Since the early 2010s, Lee Gamble has explored a range of oblique, club-adjacent sounds. The UK producer and DJ’s typical formula is centered on tendrils of synthesis that seem to unspool the instant they hit your headphones. On his new record for Hyperdub, Models, Gamble works with a digitized choir so goofy, one might be inclined to feel a bit sorry for its non-human members. The melodies are inspired by earworm moments in the pop music Gamble loves; he uses voices drawn from A.I. and other forms of robotics to pay homage to mainstream influences like Lil Uzi Vert. The end result hovers in an otherworldly mist, landing somewhere between beauty, dystopia, and highbrow humor.

Forest Swords

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2 x Vinyl LP, Vinyl LP, Compact Disc (CD), Cassette

Like Andy Stott and Actress, Matthew Barnes (aka Forest Swords) has a knack for dark, undulating soundscapes that play as if they were birthed in a stone dungeon. Bolted is Barnes’s first new album in five years, and arrives via electronic powerhouse Ninja Tune. Here, Barnes is pulling from techniques he utilizes in his day job as a sound designer. The record came to life in a Liverpool warehouse, and the impact of that environment seems to have rubbed off on these tracks, which are frigid and bleak. While toe-tapping rhythms are few and far between, there’s still a deep urgency to these clattering, choppily-sampled compositions that make them well suited for spells of screen-fried, late-night mania. Bolted is austere, chic, and transportive—quintessential UK ambient.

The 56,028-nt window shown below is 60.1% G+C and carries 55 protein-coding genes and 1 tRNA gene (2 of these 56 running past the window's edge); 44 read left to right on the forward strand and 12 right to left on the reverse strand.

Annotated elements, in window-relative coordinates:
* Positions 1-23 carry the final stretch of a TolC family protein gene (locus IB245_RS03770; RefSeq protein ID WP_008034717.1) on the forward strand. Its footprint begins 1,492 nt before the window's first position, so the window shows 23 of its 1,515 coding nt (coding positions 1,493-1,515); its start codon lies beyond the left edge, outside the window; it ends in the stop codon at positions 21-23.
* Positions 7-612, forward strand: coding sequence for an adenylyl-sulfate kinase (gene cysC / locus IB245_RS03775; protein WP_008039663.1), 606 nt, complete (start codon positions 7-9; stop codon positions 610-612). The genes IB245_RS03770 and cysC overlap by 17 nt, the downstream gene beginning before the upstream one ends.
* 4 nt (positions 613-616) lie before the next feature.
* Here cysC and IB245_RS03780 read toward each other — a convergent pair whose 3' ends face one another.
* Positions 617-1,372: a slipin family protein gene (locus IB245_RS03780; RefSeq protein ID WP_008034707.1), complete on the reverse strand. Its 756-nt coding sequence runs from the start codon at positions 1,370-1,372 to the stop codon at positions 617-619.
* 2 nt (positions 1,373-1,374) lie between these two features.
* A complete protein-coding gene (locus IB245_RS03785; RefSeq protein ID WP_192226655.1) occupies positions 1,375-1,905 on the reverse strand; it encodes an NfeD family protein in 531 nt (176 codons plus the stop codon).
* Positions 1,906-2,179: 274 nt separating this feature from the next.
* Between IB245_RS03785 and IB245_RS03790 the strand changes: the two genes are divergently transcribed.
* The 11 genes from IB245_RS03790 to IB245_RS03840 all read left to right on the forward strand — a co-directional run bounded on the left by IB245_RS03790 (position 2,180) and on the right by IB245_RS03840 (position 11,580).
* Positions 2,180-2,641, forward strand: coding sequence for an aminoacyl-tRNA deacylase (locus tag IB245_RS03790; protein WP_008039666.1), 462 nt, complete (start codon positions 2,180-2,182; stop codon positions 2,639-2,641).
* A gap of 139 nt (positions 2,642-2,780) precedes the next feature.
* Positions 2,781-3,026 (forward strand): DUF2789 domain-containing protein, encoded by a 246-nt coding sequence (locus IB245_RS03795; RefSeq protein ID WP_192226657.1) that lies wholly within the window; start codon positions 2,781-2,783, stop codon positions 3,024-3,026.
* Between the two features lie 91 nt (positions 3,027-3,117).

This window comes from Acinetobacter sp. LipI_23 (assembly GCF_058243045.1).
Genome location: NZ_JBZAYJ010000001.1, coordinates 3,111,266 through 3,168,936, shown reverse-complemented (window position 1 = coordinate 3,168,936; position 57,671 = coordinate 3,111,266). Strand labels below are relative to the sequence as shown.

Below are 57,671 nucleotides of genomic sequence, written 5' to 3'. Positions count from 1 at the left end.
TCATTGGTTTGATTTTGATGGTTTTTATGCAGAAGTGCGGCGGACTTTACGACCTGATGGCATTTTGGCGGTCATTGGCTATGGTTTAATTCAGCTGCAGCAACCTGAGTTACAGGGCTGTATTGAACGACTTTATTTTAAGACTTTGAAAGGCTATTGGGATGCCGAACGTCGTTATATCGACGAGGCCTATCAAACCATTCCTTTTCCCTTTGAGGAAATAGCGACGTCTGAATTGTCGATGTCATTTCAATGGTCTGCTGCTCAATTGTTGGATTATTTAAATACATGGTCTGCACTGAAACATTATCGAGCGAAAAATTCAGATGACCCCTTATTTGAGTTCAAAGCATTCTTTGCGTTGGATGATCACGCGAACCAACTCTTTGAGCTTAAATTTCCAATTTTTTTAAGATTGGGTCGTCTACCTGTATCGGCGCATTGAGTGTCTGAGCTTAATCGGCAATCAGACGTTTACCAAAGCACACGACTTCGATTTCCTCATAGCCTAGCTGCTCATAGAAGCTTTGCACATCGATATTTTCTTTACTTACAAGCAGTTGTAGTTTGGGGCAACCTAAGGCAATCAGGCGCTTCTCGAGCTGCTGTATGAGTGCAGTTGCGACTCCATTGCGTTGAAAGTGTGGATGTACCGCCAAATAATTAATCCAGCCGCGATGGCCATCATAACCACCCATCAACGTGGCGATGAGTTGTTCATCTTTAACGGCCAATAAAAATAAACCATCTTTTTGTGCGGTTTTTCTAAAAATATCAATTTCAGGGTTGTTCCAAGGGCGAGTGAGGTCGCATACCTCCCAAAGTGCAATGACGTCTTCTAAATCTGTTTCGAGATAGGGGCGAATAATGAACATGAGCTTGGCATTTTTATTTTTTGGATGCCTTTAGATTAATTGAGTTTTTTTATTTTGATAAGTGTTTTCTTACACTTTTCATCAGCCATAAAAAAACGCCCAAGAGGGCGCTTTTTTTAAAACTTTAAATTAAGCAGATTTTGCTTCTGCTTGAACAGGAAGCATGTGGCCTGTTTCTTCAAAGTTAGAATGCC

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29 Speedway is a New York City-based label and event series. Run by Stasia de Tilly (aka Kowloon Baby) and Ben Shirken—whose recent record as Ex Wiish is a 2023 standout—the multifaceted project highlights trendy, forward-thinking sounds. The second solo release on 29 Speedway’s label arrives via Tokyo-based artist Yolabmi. While their past work has largely been pleasant and serene, the music here is noisy and challenging. Percussive sequences are warped into cyclones of bloopy noise; synths jitter, like a train about to lurch off the rails; unplaceable textures crunch like a thousand sheets of paper being shredded in unison. The whole thing is brash, yet gauzy—like Vladislav Delay remixing Pub.

Patrick Shiroishi
i was too young to hear silence

Merch for this release:
Vinyl LP, Book/Magazine

Despite being one of the most prolific recording artists active in the experimental scene, Patrick Shiroishi has spent this year laying fairly low. After a near-constant stream of music in 2022, the Los Angeles saxophonist spent recent months focused on touring with The Armed. Shiroishi has returned as a solo artist with the album i was too young to hear silence, which arrives via American Dreams Records. The LP lands in a gray area between the placid and abrasive sides of Shiroishi’s work. Recorded using just a saxophone, glockenspiel, two microphones, and a field recorder, the music came to life hurriedly, with Shiroishi improvising in an Orange County parking lot in the dead of night. The notes Shiroishi plays are sparse, yet the ones heard feel moody and agitated. An intentional exploration of negative space, i was too young to hear silence offers an intriguing snapshot of a newfound rockstar pushing the boundaries of his left-field roots.

other joe
a cat can look at a king